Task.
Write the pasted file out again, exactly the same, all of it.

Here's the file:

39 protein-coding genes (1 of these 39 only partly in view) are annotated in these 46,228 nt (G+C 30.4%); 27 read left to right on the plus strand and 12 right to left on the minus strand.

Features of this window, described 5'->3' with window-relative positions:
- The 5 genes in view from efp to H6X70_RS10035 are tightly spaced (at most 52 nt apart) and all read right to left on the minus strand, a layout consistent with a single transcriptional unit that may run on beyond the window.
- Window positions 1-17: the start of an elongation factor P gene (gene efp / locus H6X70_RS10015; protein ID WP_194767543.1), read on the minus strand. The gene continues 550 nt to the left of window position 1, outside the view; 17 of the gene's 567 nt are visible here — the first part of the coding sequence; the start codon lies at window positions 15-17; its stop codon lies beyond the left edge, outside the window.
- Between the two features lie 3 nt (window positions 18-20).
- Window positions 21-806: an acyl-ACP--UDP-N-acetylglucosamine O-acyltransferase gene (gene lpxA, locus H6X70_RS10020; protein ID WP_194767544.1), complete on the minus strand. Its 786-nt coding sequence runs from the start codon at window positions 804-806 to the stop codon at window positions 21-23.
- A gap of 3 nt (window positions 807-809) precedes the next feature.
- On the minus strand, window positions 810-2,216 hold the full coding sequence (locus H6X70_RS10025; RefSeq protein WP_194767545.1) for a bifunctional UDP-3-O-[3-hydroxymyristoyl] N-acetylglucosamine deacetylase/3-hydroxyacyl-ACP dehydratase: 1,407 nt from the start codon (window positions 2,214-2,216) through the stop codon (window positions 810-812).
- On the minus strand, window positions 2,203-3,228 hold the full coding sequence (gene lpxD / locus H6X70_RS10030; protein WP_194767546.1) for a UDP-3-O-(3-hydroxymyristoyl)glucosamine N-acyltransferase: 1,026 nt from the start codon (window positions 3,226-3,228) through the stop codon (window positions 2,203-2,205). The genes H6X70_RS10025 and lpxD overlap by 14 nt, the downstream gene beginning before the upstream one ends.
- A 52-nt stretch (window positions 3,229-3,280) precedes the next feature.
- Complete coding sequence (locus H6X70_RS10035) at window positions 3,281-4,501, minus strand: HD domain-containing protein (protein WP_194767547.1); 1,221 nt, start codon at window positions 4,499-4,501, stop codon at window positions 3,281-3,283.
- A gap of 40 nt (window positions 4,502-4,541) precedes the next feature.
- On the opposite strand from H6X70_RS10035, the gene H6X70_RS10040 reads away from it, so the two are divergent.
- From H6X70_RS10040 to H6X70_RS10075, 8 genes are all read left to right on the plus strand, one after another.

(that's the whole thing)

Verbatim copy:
39 protein-coding genes (1 of these 39 only partly in view) are annotated in these 46,228 nt (G+C 30.4%); 27 read left to right on the plus strand and 12 right to left on the minus strand.

Features of this window, described 5'->3' with window-relative positions:
- The 5 genes in view from efp to H6X70_RS10035 are tightly spaced (at most 52 nt apart) and all read right to left on the minus strand, a layout consistent with a single transcriptional unit that may run on beyond the window.
- Window positions 1-17: the start of an elongation factor P gene (gene efp / locus H6X70_RS10015; protein ID WP_194767543.1), read on the minus strand. The gene continues 550 nt to the left of window position 1, outside the view; 17 of the gene's 567 nt are visible here — the first part of the coding sequence; the start codon lies at window positions 15-17; its stop codon lies beyond the left edge, outside the window.
- Between the two features lie 3 nt (window positions 18-20).
- Window positions 21-806: an acyl-ACP--UDP-N-acetylglucosamine O-acyltransferase gene (gene lpxA, locus H6X70_RS10020; protein ID WP_194767544.1), complete on the minus strand. Its 786-nt coding sequence runs from the start codon at window positions 804-806 to the stop codon at window positions 21-23.
- A gap of 3 nt (window positions 807-809) precedes the next feature.
- On the minus strand, window positions 810-2,216 hold the full coding sequence (locus H6X70_RS10025; RefSeq protein WP_194767545.1) for a bifunctional UDP-3-O-[3-hydroxymyristoyl] N-acetylglucosamine deacetylase/3-hydroxyacyl-ACP dehydratase: 1,407 nt from the start codon (window positions 2,214-2,216) through the stop codon (window positions 810-812).
- On the minus strand, window positions 2,203-3,228 hold the full coding sequence (gene lpxD / locus H6X70_RS10030; protein WP_194767546.1) for a UDP-3-O-(3-hydroxymyristoyl)glucosamine N-acyltransferase: 1,026 nt from the start codon (window positions 3,226-3,228) through the stop codon (window positions 2,203-2,205). The genes H6X70_RS10025 and lpxD overlap by 14 nt, the downstream gene beginning before the upstream one ends.
- A 52-nt stretch (window positions 3,229-3,280) precedes the next feature.
- Complete coding sequence (locus H6X70_RS10035) at window positions 3,281-4,501, minus strand: HD domain-containing protein (protein WP_194767547.1); 1,221 nt, start codon at window positions 4,499-4,501, stop codon at window positions 3,281-3,283.
- A gap of 40 nt (window positions 4,502-4,541) precedes the next feature.
- On the opposite strand from H6X70_RS10035, the gene H6X70_RS10040 reads away from it, so the two are divergent.
- From H6X70_RS10040 to H6X70_RS10075, 8 genes are all read left to right on the plus strand, one after another.